”To taste good, the dish must be seasoned with love” – they say in Armenia.
Armenian cuisine is as old as Armenia’s history, one of the oldest in Asia. It is a combination of different tastes and flavours. Already in ancient times, the Greek historian Xenophon and the warlord Alexander the Great admired Armenian national dishes.
The development of Armenian cuisine began as early as 1000 years before Christ. Bread is the most important food in Armenia. It plays such a central role that in Armenian the words “have breakfast”, “have lunch” and “have dinner” are replaced with the expression “eat bread”. The typical Armenian bread is “lavash“, a very thin flat bread made of flour, water and salt. Traditionally, it is baked in a “tonir”, a special oven made of clay with a fire burning in the middle. The thinly rolled out lavash dough is stuck to the walls of the oven and baked until it blisters. In the villages of Armenia, lavash is often baked in stock and then dried. Piled up in several layers and covered, it keeps for several months. If necessary, it is “refreshed” with water.
Խորոված/Chorovats – grilled food – very popular are various grilled meats, be it pork, beef or lamb with the combination of grilled vegetables: aubergines, tomatoes, peppers, etc.
Fish is also very popular in Armenia. In the past, even Armenian princes had extra ponds dug to breed fish such as trout in. In addition, Armenian agriculture provides an almost unmanageable variety of fresh fruits and vegetables such as apricots and peaches, both of which originated in Armenia and were brought to Greece by Alexander the Great in the 4th century BC, from where they came to Rome. Other examples are cherries, apples, grapes, figs, pomegranates, pears, quinces, plums, oranges, lemons, a wide variety of melons, pumpkins, aubergines, tomatoes, peppers, cucumbers, cabbage, onions, potatoes, carrots, peas, beans, walnuts, almonds and hazelnuts, etc.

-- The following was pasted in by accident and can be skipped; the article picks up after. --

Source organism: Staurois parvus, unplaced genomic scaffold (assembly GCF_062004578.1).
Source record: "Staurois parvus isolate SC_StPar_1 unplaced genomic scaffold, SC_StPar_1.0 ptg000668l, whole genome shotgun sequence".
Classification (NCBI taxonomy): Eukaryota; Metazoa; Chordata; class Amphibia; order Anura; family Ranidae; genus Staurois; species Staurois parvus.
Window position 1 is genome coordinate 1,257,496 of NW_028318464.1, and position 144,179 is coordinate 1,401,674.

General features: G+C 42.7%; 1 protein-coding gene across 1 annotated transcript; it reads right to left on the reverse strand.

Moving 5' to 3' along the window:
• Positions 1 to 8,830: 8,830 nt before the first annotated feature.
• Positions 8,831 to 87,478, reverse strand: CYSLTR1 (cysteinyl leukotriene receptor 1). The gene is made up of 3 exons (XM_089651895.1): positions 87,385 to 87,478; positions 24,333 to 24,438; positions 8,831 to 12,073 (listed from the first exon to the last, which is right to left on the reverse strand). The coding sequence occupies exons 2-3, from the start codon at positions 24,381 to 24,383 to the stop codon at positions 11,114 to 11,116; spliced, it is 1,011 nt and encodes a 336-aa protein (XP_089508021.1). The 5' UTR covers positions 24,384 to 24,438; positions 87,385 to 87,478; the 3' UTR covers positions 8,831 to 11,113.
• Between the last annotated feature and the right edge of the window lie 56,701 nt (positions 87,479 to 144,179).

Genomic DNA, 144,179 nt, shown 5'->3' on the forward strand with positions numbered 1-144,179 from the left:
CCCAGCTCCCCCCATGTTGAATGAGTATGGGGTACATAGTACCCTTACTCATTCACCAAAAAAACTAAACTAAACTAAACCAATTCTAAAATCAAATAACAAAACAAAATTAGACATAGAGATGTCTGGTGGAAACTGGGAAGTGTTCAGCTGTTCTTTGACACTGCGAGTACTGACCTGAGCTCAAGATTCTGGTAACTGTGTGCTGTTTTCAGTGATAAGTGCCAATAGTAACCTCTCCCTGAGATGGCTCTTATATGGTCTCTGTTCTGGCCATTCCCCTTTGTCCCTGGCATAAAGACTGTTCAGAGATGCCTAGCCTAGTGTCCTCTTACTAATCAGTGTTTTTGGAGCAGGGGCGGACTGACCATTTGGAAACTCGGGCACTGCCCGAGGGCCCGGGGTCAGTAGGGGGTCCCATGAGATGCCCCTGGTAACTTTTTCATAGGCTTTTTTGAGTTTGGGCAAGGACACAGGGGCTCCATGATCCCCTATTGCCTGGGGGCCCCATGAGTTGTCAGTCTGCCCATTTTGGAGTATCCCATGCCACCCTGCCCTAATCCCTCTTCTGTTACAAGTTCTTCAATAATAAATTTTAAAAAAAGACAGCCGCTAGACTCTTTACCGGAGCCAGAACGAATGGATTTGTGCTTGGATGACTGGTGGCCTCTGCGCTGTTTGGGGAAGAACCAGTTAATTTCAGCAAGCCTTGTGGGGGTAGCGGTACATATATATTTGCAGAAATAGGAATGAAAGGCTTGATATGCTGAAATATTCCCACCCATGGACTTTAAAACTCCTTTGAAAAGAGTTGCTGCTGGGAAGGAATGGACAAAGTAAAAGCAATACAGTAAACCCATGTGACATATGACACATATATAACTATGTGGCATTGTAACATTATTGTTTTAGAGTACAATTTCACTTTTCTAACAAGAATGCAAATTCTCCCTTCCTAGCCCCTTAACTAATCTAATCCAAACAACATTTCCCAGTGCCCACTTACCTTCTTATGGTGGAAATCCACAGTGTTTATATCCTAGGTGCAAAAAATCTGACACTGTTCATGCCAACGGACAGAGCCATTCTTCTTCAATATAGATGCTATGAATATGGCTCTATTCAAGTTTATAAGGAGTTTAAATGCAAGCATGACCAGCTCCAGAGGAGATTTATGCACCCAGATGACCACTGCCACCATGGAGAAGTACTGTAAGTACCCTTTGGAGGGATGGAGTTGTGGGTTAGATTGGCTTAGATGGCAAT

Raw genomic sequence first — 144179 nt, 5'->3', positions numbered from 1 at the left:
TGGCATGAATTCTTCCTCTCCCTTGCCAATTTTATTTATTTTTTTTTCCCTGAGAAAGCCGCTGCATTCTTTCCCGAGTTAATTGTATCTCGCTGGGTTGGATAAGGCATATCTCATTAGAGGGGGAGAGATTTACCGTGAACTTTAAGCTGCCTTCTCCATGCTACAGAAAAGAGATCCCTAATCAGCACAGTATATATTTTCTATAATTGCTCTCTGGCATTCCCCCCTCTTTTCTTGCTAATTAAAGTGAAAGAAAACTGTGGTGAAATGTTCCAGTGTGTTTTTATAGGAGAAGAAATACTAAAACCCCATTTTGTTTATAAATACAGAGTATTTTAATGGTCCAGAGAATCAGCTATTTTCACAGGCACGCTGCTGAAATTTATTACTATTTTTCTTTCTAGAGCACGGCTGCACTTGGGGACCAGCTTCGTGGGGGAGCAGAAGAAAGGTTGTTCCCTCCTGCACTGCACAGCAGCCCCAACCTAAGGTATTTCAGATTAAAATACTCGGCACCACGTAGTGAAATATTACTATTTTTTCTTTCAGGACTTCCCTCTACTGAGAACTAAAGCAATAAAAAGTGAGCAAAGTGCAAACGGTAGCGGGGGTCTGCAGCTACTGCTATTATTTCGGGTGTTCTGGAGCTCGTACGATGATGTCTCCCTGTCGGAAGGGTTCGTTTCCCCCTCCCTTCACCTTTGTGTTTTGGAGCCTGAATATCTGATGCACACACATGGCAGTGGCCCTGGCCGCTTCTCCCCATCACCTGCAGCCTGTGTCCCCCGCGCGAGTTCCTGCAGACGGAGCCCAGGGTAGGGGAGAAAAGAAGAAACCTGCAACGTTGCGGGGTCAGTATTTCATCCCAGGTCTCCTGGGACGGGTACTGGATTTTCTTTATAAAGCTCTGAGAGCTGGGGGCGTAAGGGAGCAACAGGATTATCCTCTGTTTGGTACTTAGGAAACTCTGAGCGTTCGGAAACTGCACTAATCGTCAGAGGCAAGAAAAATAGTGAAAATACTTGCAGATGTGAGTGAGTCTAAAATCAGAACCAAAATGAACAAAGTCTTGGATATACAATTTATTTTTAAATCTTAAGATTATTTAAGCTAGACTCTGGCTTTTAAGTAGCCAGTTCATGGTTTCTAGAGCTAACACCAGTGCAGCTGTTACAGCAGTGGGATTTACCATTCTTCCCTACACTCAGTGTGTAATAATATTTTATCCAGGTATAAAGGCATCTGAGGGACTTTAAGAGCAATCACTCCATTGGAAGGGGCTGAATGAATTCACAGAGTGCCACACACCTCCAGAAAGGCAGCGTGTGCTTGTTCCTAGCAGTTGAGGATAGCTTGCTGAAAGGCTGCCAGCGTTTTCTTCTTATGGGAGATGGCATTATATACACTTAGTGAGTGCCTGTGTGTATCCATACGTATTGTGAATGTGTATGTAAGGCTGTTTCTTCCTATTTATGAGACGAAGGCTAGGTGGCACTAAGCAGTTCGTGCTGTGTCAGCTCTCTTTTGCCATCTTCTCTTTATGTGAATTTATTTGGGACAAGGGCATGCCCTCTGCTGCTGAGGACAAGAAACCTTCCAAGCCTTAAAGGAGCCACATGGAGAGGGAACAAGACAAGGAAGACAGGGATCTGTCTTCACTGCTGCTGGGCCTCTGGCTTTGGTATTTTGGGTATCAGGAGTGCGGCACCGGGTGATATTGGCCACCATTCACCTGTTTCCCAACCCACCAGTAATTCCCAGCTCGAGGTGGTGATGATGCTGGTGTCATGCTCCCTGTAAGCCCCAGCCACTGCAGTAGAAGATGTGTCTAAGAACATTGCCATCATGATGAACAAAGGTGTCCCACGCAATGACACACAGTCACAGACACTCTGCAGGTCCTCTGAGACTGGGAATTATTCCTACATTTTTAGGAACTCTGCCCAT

Another special feature of Armenian cuisine is the abundant use of herbs and wild plants.
The production of wine and brandy in Armenia has a long tradition. Historians have found that the history of wine cultivation goes back more than 6000 years. The dry and warm climate, the nutrient-rich soil of the Ararat Valley and the soft water from the mountains provided favourable conditions for this. According to legend, Noah planted the first vine on Mount Ararat after the Flood. Armenian wine was very popular in antiquity and even today you can find vessels in which wine was stored at archaeological excavation sites. In addition, some good beers are brewed in Armenia, such as the brands Kilikia, Kotayk, Dilijan, Erebuni, etc.
For those who love to discover culinary adventures, Armenia is just the right case.